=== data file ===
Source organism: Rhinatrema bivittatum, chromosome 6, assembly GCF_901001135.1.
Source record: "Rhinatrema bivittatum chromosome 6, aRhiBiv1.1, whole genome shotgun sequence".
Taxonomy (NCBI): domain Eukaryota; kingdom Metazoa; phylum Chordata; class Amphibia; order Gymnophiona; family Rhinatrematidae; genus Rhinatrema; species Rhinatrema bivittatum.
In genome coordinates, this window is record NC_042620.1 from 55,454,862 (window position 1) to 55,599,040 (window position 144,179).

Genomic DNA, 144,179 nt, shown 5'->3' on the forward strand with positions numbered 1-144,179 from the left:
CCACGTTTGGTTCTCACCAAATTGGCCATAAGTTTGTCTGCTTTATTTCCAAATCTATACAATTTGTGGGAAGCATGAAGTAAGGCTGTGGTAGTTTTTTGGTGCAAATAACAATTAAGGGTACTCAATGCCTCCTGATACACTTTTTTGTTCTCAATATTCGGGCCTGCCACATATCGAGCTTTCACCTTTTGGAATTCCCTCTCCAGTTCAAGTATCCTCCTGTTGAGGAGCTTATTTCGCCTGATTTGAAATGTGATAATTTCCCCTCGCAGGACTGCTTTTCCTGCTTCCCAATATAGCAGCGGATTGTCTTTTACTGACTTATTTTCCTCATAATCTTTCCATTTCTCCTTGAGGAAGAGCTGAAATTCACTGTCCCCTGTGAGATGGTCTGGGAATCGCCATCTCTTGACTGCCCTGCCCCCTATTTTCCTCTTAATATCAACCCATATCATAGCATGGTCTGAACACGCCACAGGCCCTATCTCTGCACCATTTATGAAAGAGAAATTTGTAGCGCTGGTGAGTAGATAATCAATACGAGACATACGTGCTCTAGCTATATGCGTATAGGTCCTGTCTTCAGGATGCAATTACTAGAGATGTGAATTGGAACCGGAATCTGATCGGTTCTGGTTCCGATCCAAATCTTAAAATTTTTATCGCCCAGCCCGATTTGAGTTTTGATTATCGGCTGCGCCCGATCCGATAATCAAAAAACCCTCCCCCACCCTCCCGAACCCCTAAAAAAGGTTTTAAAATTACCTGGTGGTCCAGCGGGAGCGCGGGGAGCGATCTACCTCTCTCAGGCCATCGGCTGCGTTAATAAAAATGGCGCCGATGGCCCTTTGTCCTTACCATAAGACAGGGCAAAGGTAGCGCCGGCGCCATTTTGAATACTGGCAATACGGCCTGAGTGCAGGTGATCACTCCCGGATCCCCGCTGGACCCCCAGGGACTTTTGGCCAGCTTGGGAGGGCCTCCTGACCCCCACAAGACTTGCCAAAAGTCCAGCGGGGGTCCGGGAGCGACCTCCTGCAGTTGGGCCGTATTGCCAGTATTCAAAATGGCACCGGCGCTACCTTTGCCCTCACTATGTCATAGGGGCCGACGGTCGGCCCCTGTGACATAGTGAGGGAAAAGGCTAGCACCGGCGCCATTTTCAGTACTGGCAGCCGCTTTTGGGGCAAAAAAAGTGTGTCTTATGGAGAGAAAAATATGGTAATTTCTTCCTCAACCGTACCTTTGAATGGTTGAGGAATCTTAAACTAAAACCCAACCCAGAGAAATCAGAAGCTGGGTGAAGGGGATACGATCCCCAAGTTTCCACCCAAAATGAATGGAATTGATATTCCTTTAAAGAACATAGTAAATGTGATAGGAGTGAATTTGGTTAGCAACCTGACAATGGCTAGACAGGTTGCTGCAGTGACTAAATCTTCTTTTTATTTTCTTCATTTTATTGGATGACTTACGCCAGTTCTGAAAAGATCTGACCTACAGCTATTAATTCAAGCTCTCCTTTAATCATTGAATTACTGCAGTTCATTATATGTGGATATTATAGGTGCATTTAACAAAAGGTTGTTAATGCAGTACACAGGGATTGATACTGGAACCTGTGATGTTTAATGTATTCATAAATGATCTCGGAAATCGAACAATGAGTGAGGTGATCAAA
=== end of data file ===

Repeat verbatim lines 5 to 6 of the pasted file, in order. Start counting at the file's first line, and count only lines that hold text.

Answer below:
Genomic DNA, 144,179 nt, shown 5'->3' on the forward strand with positions numbered 1-144,179 from the left:
CCACGTTTGGTTCTCACCAAATTGGCCATAAGTTTGTCTGCTTTATTTCCAAATCTATACAATTTGTGGGAAGCATGAAGTAAGGCTGTGGTAGTTTTTTGGTGCAAATAACAATTAAGGGTACTCAATGCCTCCTGATACACTTTTTTGTTCTCAATATTCGGGCCTGCCACATATCGAGCTTTCACCTTTTGGAATTCCCTCTCCAGTTCAAGTATCCTCCTGTTGAGGAGCTTATTTCGCCTGATTTGAAATGTGATAATTTCCCCTCGCAGGACTGCTTTTCCTGCTTCCCAATATAGCAGCGGATTGTCTTTTACTGACTTATTTTCCTCATAATCTTTCCATTTCTCCTTGAGGAAGAGCTGAAATTCACTGTCCCCTGTGAGATGGTCTGGGAATCGCCATCTCTTGACTGCCCTGCCCCCTATTTTCCTCTTAATATCAACCCATATCATAGCATGGTCTGAACACGCCACAGGCCCTATCTCTGCACCATTTATGAAAGAGAAATTTGTAGCGCTGGTGAGTAGATAATCAATACGAGACATACGTGCTCTAGCTATATGCGTATAGGTCCTGTCTTCAGGATGCAATTACTAGAGATGTGAATTGGAACCGGAATCTGATCGGTTCTGGTTCCGATCCAAATCTTAAAATTTTTATCGCCCAGCCCGATTTGAGTTTTGATTATCGGCTGCGCCCGATCCGATAATCAAAAAACCCTCCCCCACCCTCCCGAACCCCTAAAAAAGGTTTTAAAATTACCTGGTGGTCCAGCGGGAGCGCGGGGAGCGATCTACCTCTCTCAGGCCATCGGCTGCGTTAATAAAAATGGCGCCGATGGCCCTTTGTCCTTACCATAAGACAGGGCAAAGGTAGCGCCGGCGCCATTTTGAATACTGGCAATACGGCCTGAGTGCAGGTGATCACTCCCGGATCCCCGCTGGACCCCCAGGGACTTTTGGCCAGCTTGGGAGGGCCTCCTGACCCCCACAAGACTTGCCAAAAGTCCAGCGGGGGTCCGGGAGCGACCTCCTGCAGTTGGGCCGTATTGCCAGTATTCAAAATGGCACCGGCGCTACCTTTGCCCTCACTATGTCATAGGGGCCGACGGTCGGCCCCTGTGACATAGTGAGGGAAAAGGCTAGCACCGGCGCCATTTTCAGTACTGGCAGCCGCTTTTGGGGCAAAAAAAGTGTGTCTTATGGAGAGAAAAATATGGTAATTTCTTCCTCAACCGTACCTTTGAATGGTTGAGGAATCTTAAACTAAAACCCAACCCAGAGAAATCAGAAGCTGGGTGAAGGGGATACGATCCCCAAGTTTCCACCCAAAATGAATGGAATTGATATTCCTTTAAAGAACATAGTAAATGTGATAGGAGTGAATTTGGTTAGCAACCTGACAATGGCTAGACAGGTTGCTGCAGTGACTAAATCTTCTTTTTATTTTCTTCATTTTATTGGATGACTTACGCCAGTTCTGAAAAGATCTGACCTACAGCTATTAATTCAAGCTCTCCTTTAATCATTGAATTACTGCAGTTCATTATATGTGGATATTATAGGTGCATTTAACAAAAGGTTGTTAATGCAGTACACAGGGATTGATACTGGAACCTGTGATGTTTAATGTATTCATAAATGATCTCGGAAATCGAACAATGAGTGAGGTGATCAAA